The MSPB affirmed plaintiffs suspension in February 2007, but it did not address plaintiffs discrimination claims for lack of jurisdiction. As a result, plaintiff was allowed to file another EEO complaint to pursue his discrimination claims. The agency eventually conducted an investigation for that EEO complaint and issued findings which plaintiff embraces in the instant action because they allegedly support his discrimination claims. For example, in his complaint plaintiff cites the finding that the agency suspended his security clearance based on the perception that he was disabled.[3]

         In July 2007, an agency psychologist examined plaintiff and concluded that he did not pose a security risk. Based on that examination, the Central Personnel Security Clearance Facility restored plaintiffs security clearance. Plaintiff returned to his job and was transferred back to Pennsylvania, but at a lower grade and pay scale.

         For reasons that are not clear from plaintiff's amended complaint, his EEO complaint was never finally adjudicated. He filed this lawsuit in July 2015 in the United States District Court for the District of Columbia, and the case was transferred to this district pursuant to 28 U.S.C. § 1406(a).[4] In his amended complaint, plaintiff alleges that the agency unlawfully discriminated against him based on his disability, or perceived disability, and retaliated against him in violation of Title VII, the Rehabilitation Act, and the ADA. He further alleges that the agency violated his right to due process when it suspended his security clearance and that it violated the Back Pay Act. Plaintiff has also moved to file a second amended complaint.

         The agency filed a motion to dismiss plaintiffs amended complaint for lack of subject matter jurisdiction under Rule 12(b)(1), Fed.R.Civ.P. The agency contends that plaintiffs Title VII, Rehabilitation Act, ADA, and due process claims implicate the merits of the agency's security clearance decision, and therefore must be dismissed for lack of subject matter jurisdiction based on Supreme Court and Fourth Circuit precedent. The agency further contends that plaintiffs Back Pay Act claim must be dismissed for lack of jurisdiction because it is barred by the Civil Service Reform Act of 1978. The agency also contends that plaintiffs request to file a second amended complaint should be denied as futile because the proposed complaint would not cure the jurisdictional defects with his claims.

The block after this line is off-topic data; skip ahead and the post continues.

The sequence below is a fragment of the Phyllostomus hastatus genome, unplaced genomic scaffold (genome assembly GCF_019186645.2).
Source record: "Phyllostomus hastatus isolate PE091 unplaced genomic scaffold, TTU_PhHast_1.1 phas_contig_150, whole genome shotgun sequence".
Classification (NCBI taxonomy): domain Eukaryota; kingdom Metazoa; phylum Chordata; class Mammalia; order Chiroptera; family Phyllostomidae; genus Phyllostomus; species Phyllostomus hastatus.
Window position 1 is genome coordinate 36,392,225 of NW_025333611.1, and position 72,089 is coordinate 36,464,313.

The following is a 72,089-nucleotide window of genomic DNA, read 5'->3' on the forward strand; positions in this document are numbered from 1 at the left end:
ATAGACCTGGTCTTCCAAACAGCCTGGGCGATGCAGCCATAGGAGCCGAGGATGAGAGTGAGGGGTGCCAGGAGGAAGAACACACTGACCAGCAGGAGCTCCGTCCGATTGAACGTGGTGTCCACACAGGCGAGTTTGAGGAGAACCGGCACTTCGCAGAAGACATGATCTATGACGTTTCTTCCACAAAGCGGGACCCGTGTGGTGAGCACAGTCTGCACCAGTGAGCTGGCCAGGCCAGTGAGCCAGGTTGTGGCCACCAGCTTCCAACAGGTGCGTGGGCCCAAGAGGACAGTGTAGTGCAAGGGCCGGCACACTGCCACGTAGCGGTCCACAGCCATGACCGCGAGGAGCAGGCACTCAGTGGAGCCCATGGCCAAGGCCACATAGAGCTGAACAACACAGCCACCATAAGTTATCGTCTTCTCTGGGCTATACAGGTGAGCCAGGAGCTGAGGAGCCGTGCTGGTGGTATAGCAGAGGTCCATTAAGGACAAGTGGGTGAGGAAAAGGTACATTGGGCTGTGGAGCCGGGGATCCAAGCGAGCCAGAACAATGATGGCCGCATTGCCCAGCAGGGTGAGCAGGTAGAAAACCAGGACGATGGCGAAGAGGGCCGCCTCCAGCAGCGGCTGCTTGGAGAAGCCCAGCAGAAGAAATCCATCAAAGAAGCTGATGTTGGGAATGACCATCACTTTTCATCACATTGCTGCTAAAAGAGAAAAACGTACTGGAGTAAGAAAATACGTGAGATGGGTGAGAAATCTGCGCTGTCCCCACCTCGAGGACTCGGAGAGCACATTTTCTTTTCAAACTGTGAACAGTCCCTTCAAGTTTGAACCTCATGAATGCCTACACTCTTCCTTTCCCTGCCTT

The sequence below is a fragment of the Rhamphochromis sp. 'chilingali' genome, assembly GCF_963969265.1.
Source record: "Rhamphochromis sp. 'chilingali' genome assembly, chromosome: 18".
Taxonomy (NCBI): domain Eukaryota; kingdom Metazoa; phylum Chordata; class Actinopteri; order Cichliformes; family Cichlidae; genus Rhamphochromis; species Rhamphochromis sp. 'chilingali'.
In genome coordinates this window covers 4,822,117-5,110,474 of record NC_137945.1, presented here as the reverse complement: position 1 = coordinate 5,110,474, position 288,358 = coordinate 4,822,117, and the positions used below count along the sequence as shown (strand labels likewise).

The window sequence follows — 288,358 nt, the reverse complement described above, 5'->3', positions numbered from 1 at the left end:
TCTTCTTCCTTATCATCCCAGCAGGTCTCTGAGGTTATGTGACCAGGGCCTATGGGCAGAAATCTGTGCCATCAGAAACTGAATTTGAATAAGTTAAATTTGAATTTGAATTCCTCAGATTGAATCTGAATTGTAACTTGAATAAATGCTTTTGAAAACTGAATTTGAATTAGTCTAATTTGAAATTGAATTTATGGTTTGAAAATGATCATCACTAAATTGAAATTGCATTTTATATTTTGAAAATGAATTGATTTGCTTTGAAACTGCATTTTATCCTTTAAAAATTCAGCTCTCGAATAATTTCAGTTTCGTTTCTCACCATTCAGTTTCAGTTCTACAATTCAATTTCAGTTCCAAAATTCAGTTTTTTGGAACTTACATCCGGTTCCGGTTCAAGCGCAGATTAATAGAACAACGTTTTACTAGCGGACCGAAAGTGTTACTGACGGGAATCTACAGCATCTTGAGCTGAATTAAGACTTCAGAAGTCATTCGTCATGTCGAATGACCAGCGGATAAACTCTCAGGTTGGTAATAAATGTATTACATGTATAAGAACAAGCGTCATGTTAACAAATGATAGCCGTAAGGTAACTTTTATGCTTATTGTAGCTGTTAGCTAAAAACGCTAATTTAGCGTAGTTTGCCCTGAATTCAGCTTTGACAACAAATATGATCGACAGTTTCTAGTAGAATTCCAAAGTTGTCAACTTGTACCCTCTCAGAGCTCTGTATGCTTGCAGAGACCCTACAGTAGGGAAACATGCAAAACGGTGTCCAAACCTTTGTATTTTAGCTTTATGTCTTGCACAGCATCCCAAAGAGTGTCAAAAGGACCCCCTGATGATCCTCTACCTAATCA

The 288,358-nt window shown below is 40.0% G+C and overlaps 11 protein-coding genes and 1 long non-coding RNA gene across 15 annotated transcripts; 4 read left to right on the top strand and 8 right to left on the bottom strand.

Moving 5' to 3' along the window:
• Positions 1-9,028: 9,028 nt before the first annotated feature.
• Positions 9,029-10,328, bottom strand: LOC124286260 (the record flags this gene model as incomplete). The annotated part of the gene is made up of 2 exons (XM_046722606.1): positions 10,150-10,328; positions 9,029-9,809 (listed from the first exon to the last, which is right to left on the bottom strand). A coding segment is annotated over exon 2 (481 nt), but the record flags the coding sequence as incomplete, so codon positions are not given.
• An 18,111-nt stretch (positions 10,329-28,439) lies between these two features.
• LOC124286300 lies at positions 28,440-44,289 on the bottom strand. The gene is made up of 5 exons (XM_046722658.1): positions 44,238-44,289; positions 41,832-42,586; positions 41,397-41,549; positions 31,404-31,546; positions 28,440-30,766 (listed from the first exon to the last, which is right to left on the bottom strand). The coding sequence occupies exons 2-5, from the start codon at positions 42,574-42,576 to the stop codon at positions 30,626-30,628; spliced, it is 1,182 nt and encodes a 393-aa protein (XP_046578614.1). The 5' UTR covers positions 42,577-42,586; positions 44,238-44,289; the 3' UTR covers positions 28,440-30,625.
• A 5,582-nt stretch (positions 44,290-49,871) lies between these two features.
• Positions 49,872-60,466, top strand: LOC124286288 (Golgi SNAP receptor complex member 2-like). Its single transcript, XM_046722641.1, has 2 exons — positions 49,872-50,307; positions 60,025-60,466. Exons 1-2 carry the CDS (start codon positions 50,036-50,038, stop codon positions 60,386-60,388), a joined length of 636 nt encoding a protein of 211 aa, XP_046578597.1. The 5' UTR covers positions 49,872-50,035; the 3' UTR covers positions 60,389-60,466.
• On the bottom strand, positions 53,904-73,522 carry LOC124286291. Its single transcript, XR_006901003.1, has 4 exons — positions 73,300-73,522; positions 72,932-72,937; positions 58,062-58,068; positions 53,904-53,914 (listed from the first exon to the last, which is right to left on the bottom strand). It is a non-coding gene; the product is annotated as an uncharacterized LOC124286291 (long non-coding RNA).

Plaintiff bears the burden of showing that subject matter jurisdiction exists over his claims, and they must be dismissed if he cannot satisfy that burden. See Lovern v. Edwards, 190 F.3d 648, 654 (4th Cir. 1999). His Title VII and Rehabilitation Act claims are addressed first, followed by his ADA, due process, and, finally, his Back Pay Act claims.


         Analysis of plaintiff s Title VII and Rehabilitation Act claims properly begins with the Supreme Court's decision in Department of the Navy v. Egan, in which a Navy employee sought MSPB review of the denial of his security clearance. 484 U.S. 518, 522 (1988). The Supreme Court held that the MSPB lacked the authority to review "the substance of [the] underlying decision to deny or revoke a security clearance in the course of reviewing" an adverse employment action. Id. at 520, 530. The Supreme Court grounded that holding in the separation-of-powers principle that the Constitution vests "the executive power" in the President and makes the President the "Commander in Chief of the Army and Navy of the United States." U.S. Const. Art. II §§ 1-2; Egan, 484 U.S. at 527. That "constitutional investment of power, " which "exists quite apart from any explicit congressional grant, " gives the President the authority to control access to classified information. Egan, 484 U.S. at 527.

         Because the "grant or denial of security clearances" is an "inexact science at best" that involves "[p]redictive judgment[s]" as to an employee's future behavior, the Supreme Court explained that such "sensitive and inherently discretionary judgment call[s]" must be made by the Executive branch agencies "with the necessary expertise in protecting classified information." Id. at 529 (quotation marks omitted). As a result, the Supreme Court held that security clearance decisions are "committed to the broad discretion of the agency responsible, [which] include[s] broad discretion to determine who may have access to it." Id. In other words, because "it is not reasonably possible for an outside nonexpert body to review the substance of such a judgment and to decide whether the agency should have been able to make the ...